Furthermore, it was the epitome of Herb’s genius. His ability and willingness to not only finely articulate his truths but bear his transparency in a way that evokes empathy from even a non-believer, making them want to understand.

This element continued throughout the night, glittering his potential for global success.

It isn’t many American rappers known to reach global success while maintaining the very authenticity that captured their fans at a grass root.

Yet, in an interview with the Chicago Sun-Times, G Herbo spoke of plans of grandeur as he desires to break through as a global artist.

“I’ve grown as an artist and the stage is different, the production is different. My fans have grown with me. Whether it’s one month, six months, a year span. I’m never the same artist. It’s a completely different show because I’ve gotten better”.

– G Herbo for the Chicago Sun-Times.

All in all, Herb’s heart was on full display. His intentions to not only provide a quality show but sincerely share space with his fans illuminated throughout his set, as he constantly poured out sentiments of gratitude throughout the night.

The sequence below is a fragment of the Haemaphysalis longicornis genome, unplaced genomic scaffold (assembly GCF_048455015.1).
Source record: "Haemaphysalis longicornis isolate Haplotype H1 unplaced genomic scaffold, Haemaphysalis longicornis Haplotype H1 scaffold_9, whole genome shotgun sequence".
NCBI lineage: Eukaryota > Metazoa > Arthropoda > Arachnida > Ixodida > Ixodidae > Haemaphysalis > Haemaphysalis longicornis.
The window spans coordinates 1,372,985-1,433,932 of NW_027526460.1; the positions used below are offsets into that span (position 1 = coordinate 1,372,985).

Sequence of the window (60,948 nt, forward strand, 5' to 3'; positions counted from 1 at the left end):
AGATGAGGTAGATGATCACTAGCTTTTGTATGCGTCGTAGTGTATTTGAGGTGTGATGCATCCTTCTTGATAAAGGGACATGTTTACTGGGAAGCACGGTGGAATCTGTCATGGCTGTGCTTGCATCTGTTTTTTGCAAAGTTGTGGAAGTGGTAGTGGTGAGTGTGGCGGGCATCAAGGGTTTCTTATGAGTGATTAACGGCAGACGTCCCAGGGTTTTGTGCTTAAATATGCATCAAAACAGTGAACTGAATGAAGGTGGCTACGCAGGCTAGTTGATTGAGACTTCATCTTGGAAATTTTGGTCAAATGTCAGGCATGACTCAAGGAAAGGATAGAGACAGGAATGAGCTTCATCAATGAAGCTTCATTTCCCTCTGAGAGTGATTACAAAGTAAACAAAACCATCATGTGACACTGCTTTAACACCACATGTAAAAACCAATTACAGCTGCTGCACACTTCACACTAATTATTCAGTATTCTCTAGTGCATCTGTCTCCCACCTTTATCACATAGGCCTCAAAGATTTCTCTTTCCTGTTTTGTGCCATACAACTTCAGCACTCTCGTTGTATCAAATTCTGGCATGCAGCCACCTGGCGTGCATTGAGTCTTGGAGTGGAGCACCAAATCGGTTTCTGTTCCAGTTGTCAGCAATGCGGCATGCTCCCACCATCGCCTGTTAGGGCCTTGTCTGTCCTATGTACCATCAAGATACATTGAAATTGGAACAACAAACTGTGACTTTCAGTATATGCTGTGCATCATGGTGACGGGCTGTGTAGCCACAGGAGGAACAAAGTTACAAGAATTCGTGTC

Although we’re far from 2015’s “Peace of Mind,” when ‘Lil Herb’ first came across my radar, I walked out of the venue considering how the Drill Music Legend hasn’t neglected his foundation. His passion for what makes Hip Hop what it is — an intuitive approach towards connectivity.

The tour felt like the interlude of “Outro” from Strictly 4 My Fans live in color. A tangible embodiment of Herb’s essence as an artist. An experience fans could embrace.

“And you know I tell ’em all the time man, that’s all I ever wanted to do is just be the real me and bring my real life to the audience man, whether they like it or not. And not for me to be judged or looked at any type of way cause I know that one day they love you for they own reasons and the next day they hate you for a decision you made that only affect you. And I still rap and do everything I do for my n*as man and of course my family too but they’ll tell you the st that I say to y’all I say to them. Ain’t no side of me I don’t show y’all through the music and none of that, I still get the same motivation, my same motivation. I love my fans, they know I love ’em man, they love me because I bring them me, the real only me, nothing else”.

– G Herbo “Outro”, Strictly 4 my Fans.